BENLYSTA now approved in Canada in addition to standard therapy for treatment of active lupus nephritis in adult patients

Mississauga, ON – BENLYSTA (belimumab) has been approved in Canada for the treatment of active lupus nephritis (LN) in adult patients.[i] BENLYSTA is available as an intravenous infusion  and a subcutaneous injection.

BENLYSTA has been available in Canada as an intravenous infusion since 2011 to reduce disease activity in adult patients with active, autoantibody-positive, systemic lupus erythematosus (SLE). It was the first SLE-specific treatment approved in over 50 years. Since then, BENLYSTA has also been approved for subcutaneous injection. The recent approval extends the indication in Canada to include both LN and SLE.

BENLYSTA, a human monoclonal antibody, is the first and only biologic approved in Canada for systemic lupus erythematosus and lupus nephritis. This approval follows recent approvals in the US and EU for a similar expanded LN indication.

“Approximately 40% of patients with systemic lupus erythematosus develop active lupus nephritis, which causes inflammation in the kidneys and can lead to end-stage kidney disease. BENLYSTA is the first medicine approved to reduce SLE activity and treat adults with active lupus nephritis. This approval symbolizes new hope to many of the thousands of Canadians living with lupus, a complex and incurable autoimmune disease,” said Marni Freeman, Interim Country Medical Director at GSK Canada. “We’re proud to bring forward this important treatment advance, not only for Canadian lupus patients seeking options but also for the healthcare professionals who treat them.”

“This represents a critical step forward for lupus patients in Canada, many Canadian patients with systemic lupus erythematosus and active lupus nephritis should enjoy healthier and more active lifestyles with this new treatment alternative,” said Leanne Mielczarek, Executive Director, Lupus Canada. 

About systemic lupus erythematosus (SLE) and active lupus nephritis (LN)

Lupus is a disease of the body’s immune system, and it’s estimated that there are up to 50,000 Lupus patients in Canada. [ii] Health impacts can include skin rashes, ulcers and lesions, sensitivity to light, arthritis and joint pain, inflammation in the lining of the heart and lungs, seizures and other nerve problems.

Systemic lupus erythematosus (SLE), the most common form of lupus, is a chronic, incurable, autoimmune disease associated with a range of symptoms that can fluctuate over time including painful or swollen joints, extreme fatigue, unexplained fever, skin rashes and organ damage. In lupus nephritis (LN), SLE causes kidney inflammation (swelling or scarring) of the small blood vessels that filter wastes in your kidney (glomeruli) and sometimes the kidneys, by attacking them like they would attack a disease.[iii] LN can lead to end-stage kidney disease, which requires kidney dialysis or a transplant. Despite improvements in both diagnosis and treatment over the last few decades, LN remains an indicator of poor prognosis.[iv][v] Manifestations of LN include proteinuria, elevations in serum creatinine and the presence of urinary sediment.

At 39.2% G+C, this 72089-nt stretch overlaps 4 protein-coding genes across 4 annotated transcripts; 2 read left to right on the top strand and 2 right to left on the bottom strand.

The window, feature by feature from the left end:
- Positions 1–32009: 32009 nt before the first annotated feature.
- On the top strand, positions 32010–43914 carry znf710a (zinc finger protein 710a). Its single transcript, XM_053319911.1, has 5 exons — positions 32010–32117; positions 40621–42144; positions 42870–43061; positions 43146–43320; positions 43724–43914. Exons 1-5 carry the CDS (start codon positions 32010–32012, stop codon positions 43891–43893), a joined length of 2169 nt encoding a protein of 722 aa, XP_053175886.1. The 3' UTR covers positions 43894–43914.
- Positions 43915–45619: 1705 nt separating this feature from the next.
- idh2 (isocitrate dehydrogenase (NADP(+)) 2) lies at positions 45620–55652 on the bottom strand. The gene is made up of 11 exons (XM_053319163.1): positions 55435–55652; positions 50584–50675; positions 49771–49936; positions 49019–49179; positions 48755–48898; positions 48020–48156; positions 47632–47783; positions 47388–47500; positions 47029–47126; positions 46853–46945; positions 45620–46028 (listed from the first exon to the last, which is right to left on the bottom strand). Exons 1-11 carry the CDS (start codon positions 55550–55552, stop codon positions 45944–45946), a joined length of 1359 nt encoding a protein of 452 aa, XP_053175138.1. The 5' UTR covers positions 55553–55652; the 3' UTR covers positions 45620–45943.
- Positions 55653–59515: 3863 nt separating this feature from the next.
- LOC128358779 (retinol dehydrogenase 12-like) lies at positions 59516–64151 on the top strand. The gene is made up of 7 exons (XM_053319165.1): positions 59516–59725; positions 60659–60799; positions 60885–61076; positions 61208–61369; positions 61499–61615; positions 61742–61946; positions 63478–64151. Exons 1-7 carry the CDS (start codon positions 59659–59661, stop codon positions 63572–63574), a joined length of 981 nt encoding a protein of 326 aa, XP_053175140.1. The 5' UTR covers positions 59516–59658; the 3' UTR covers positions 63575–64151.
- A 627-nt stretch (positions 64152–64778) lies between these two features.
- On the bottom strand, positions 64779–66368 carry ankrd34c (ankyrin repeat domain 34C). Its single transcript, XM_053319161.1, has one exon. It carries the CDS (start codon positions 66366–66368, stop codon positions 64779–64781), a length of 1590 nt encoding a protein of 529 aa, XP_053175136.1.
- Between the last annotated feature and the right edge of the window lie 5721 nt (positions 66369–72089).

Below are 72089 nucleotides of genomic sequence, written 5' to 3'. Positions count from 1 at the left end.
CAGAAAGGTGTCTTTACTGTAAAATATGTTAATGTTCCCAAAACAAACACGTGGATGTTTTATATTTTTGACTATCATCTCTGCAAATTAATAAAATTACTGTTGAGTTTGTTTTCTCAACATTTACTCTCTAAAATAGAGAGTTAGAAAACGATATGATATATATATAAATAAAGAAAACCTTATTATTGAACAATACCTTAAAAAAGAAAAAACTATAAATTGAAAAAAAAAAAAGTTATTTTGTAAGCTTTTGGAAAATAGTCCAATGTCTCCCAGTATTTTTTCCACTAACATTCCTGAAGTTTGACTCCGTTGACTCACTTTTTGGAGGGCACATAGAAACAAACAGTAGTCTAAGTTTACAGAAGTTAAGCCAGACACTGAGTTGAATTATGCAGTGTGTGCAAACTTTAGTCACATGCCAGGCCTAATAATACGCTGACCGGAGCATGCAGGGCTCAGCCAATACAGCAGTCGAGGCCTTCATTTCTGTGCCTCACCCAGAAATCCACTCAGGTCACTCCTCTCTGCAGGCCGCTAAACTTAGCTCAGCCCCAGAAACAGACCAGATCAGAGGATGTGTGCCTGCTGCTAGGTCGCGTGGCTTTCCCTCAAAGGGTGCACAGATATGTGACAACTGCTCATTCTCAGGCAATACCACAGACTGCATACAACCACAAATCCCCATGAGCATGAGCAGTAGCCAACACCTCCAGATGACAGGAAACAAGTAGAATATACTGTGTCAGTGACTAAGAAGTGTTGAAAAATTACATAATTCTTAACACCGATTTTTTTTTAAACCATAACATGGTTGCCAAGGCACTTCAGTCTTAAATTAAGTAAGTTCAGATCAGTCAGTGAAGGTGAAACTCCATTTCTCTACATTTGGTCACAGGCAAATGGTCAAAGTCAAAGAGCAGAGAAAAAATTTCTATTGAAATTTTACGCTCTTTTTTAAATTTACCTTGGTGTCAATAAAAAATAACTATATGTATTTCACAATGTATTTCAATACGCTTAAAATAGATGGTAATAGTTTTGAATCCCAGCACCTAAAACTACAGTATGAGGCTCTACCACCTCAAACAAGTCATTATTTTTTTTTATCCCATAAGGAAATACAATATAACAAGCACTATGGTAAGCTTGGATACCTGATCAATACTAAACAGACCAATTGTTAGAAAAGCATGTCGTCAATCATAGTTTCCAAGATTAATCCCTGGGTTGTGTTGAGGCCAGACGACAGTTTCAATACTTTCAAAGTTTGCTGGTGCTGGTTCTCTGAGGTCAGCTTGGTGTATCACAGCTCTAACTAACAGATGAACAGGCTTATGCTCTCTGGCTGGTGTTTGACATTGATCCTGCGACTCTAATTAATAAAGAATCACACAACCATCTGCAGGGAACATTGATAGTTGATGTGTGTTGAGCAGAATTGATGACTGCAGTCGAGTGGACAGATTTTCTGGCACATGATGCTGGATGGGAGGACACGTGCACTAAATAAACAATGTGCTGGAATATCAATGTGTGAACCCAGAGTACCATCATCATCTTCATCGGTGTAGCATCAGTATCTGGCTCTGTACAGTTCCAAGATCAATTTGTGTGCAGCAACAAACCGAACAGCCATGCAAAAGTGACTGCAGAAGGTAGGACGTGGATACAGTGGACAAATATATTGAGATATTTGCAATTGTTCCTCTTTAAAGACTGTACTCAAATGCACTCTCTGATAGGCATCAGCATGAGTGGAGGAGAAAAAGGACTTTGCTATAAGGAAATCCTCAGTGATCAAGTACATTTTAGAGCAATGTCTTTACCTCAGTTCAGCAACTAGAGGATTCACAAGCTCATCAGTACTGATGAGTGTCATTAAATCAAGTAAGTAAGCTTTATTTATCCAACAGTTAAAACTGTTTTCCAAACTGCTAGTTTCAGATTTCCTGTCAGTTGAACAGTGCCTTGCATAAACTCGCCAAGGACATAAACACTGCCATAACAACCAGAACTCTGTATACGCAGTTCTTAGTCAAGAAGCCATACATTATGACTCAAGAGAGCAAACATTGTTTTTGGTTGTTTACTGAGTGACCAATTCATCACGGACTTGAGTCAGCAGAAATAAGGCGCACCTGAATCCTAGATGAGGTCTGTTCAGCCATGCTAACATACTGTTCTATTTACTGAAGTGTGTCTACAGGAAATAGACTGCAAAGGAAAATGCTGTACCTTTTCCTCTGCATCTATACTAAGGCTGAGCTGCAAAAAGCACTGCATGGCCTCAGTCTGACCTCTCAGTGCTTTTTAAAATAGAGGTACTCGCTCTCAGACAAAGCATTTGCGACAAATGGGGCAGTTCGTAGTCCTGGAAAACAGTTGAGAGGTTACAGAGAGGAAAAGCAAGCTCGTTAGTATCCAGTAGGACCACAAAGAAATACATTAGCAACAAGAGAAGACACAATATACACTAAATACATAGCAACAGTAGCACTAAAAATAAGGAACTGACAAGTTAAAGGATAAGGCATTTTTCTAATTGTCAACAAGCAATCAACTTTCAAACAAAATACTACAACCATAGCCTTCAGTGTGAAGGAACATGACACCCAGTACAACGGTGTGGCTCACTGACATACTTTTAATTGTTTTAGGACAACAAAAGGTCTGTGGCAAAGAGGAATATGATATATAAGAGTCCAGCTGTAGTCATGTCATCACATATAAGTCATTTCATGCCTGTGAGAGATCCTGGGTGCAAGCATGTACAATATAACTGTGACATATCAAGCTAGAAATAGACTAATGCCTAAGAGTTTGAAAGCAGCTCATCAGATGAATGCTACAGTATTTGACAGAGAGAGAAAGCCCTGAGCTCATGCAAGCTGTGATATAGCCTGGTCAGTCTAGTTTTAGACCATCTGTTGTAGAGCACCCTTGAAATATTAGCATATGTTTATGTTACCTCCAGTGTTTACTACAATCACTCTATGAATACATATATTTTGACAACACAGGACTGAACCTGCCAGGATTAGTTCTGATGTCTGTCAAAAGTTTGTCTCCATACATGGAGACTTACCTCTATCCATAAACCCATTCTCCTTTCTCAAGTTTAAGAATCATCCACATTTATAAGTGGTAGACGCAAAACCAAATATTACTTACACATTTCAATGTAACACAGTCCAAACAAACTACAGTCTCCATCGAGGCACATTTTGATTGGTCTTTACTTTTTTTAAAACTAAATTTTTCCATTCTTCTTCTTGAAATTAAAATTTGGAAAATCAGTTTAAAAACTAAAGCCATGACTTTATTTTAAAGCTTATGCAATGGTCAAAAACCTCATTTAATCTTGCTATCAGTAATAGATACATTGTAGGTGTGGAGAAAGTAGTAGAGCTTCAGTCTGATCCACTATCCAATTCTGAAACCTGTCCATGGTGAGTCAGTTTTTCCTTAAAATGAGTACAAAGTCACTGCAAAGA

BENLYSTA, a BLyS-specific inhibitor, is a human monoclonal antibody that binds to soluble BLyS. BENLYSTA does not bind B cells directly. By binding BLyS, BENLYSTA inhibits the survival of B cells, including autoreactive B cells, and reduces the differentiation of B cells into immunoglobulin-producing plasma cells.

Please consult the Product Monograph at for complete safety information. The Product Monograph is also available by calling 1-800-387-7374.

About GSK 

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[i] BENLYSTA Canadian Product Monograph, July 2021

[ii]Lupus Canada. Available from: Accessed July 2021.

[iii] National Kidney Foundation, Lupus and Kidney Disease (Lupus Nephritis).  Available at

[iv] Gordon C, Hayne D, Pusey C, et al. European Consensus Statement on the Terminology used in the Management of Lupus Glomerulonephritis. Lupus 2009;18:257-26.

[v] Waldman M and Appel GB. Update of the Treatment of Lupus Nephritis. Kidney International 2006;70:1403-1412.